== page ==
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Technology and the future of the government workforce: How new and emerging technology will change the nature of work in government

The government has no clear strategy for adapting to how new technology will radically transform the way it works and the workforce it will need.

Artificial intelligence

The government has no clear strategy for adapting to how new technology will radically transform the way it works and the workforce it will need.

This report warns that few government organisations are prepared for the changes that increased automation of roles – through technologies such as Artificial Intelligence (AI) and Video Recognition (VR) – will mean for their staff.

The use and influence of new technologies will profoundly change almost every role in government. Some jobs will become redundant – with call centre workers, administrative staff, and junior roles particularly vulnerable to the effects of new technology.

But the report finds that new technologies will, in most cases, mean jobs change rather than disappear. This will allow government employees to focus on more complex aspects of their work: from diagnosing to fixing problems, from administering to analysing data.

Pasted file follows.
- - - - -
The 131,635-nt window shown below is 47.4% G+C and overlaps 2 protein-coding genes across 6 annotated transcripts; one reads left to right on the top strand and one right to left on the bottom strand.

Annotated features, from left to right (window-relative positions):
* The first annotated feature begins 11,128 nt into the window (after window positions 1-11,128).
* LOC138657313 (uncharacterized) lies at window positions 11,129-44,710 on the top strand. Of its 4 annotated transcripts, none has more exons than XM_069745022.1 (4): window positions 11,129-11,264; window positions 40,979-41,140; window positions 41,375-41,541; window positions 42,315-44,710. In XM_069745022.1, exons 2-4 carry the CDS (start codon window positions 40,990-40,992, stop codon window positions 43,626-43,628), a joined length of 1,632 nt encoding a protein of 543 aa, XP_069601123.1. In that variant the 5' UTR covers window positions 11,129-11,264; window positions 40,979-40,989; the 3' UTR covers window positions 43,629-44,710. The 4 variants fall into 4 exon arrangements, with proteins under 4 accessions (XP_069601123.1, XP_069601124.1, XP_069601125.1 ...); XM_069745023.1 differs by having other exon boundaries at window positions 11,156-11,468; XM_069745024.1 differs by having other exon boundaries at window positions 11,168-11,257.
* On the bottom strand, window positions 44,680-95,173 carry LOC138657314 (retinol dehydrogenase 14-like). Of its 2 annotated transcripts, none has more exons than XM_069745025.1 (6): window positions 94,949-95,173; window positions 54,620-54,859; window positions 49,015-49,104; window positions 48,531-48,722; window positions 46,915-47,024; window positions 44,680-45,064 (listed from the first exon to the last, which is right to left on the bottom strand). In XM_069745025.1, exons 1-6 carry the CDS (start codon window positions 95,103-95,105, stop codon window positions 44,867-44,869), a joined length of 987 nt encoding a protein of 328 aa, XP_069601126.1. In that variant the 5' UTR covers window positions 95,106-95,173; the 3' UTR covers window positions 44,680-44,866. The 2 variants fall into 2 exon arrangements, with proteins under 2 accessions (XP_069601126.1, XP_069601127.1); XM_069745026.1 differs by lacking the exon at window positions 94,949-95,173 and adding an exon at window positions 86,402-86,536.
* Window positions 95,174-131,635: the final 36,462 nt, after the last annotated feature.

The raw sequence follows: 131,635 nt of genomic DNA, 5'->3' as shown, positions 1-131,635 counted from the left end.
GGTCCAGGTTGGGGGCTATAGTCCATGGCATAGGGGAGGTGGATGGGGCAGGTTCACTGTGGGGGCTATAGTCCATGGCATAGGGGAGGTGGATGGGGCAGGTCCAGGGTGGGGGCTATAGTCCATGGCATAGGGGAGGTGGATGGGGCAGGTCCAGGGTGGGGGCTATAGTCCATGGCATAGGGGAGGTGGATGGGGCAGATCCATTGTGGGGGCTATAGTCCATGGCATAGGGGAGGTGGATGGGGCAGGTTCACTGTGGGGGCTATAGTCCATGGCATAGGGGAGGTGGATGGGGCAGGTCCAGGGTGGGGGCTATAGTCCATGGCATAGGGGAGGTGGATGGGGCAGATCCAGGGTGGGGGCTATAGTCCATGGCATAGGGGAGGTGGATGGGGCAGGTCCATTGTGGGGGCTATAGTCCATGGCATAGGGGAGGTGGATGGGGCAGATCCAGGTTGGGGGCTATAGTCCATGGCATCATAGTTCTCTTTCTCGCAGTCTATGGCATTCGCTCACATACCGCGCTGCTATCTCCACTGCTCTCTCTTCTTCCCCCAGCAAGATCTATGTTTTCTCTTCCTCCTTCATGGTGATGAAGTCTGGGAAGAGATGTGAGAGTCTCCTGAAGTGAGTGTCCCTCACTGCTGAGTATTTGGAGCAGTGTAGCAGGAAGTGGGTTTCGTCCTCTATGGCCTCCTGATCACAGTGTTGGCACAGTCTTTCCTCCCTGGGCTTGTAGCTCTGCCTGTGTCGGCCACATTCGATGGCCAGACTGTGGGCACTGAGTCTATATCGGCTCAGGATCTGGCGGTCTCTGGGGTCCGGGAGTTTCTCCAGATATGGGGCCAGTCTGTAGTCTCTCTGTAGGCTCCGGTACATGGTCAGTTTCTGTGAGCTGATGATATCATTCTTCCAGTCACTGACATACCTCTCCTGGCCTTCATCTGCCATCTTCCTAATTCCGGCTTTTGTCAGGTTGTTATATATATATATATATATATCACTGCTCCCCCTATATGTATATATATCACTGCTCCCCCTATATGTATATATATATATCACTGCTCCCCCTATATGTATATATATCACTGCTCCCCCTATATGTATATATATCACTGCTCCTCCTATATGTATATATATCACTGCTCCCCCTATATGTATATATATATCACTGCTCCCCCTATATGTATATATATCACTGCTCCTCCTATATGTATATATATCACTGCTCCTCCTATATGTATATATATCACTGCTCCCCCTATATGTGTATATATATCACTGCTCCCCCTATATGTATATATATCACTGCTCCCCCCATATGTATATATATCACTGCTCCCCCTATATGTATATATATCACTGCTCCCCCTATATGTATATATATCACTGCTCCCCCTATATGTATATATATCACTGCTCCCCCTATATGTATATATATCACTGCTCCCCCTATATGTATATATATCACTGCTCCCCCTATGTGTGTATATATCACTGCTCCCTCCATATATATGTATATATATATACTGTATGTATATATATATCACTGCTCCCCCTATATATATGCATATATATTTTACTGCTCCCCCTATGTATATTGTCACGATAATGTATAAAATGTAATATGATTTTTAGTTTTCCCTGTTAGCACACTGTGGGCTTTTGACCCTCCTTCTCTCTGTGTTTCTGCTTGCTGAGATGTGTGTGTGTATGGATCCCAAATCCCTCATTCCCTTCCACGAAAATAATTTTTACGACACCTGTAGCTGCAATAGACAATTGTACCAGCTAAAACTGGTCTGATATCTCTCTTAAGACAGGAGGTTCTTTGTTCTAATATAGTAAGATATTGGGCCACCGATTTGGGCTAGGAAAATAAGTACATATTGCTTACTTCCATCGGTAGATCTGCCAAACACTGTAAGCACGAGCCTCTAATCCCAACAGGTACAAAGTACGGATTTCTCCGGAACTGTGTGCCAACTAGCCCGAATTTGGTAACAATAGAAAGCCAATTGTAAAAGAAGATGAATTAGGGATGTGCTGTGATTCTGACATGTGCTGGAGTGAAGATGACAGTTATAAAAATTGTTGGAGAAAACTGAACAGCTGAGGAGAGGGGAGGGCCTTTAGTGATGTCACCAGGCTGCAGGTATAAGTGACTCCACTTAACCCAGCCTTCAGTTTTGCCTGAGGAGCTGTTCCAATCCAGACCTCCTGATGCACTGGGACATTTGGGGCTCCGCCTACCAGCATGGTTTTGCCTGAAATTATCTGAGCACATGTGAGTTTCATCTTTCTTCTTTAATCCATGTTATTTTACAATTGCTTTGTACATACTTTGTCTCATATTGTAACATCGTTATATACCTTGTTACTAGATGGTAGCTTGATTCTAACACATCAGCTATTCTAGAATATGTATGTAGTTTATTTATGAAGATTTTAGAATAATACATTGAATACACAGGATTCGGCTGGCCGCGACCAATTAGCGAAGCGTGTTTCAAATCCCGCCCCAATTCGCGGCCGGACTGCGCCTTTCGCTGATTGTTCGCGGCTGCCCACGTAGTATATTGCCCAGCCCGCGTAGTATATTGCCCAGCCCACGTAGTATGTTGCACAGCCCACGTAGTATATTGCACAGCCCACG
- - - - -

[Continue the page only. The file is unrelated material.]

Organisations across government are already embracing new technology. The National Grid is now using drones, rather than people, to inspect power lines; the Ministry of Justice has introduced ‘digital kiosks’ for prisoners to request needs such as food or booking visits, freeing up prison staff to safeguard inmates; by 2019 HMRC had 78 robotic processes in place to handle more than 15.7 million transactions that would have previously required a human worker.

But, overall, the government is unprepared to take advantage of the potential rewards that technological change will bring to its work and workforce. Poorly-managed automation also risks harming the morale and well-being of officials at every level of government.

For the government to make a success of these changes, and manage its workforce well through the next generation of digital transformation, this report recommends that:

  • The Cabinet Office develops a new overarching strategy for the future of the civil service workforce that details the role of technology in civil service reform.
  • All government organisations should develop independent and individual workforce plans that outline how they will manage specific aspects of technological change relating to their own workforce
  • The civil service functions and professions should evaluate how automation will change the profiles of different roles and careers within government, supporting government HR teams to assess the specific risks and opportunities that automation presents to their workforces
Institute for Government

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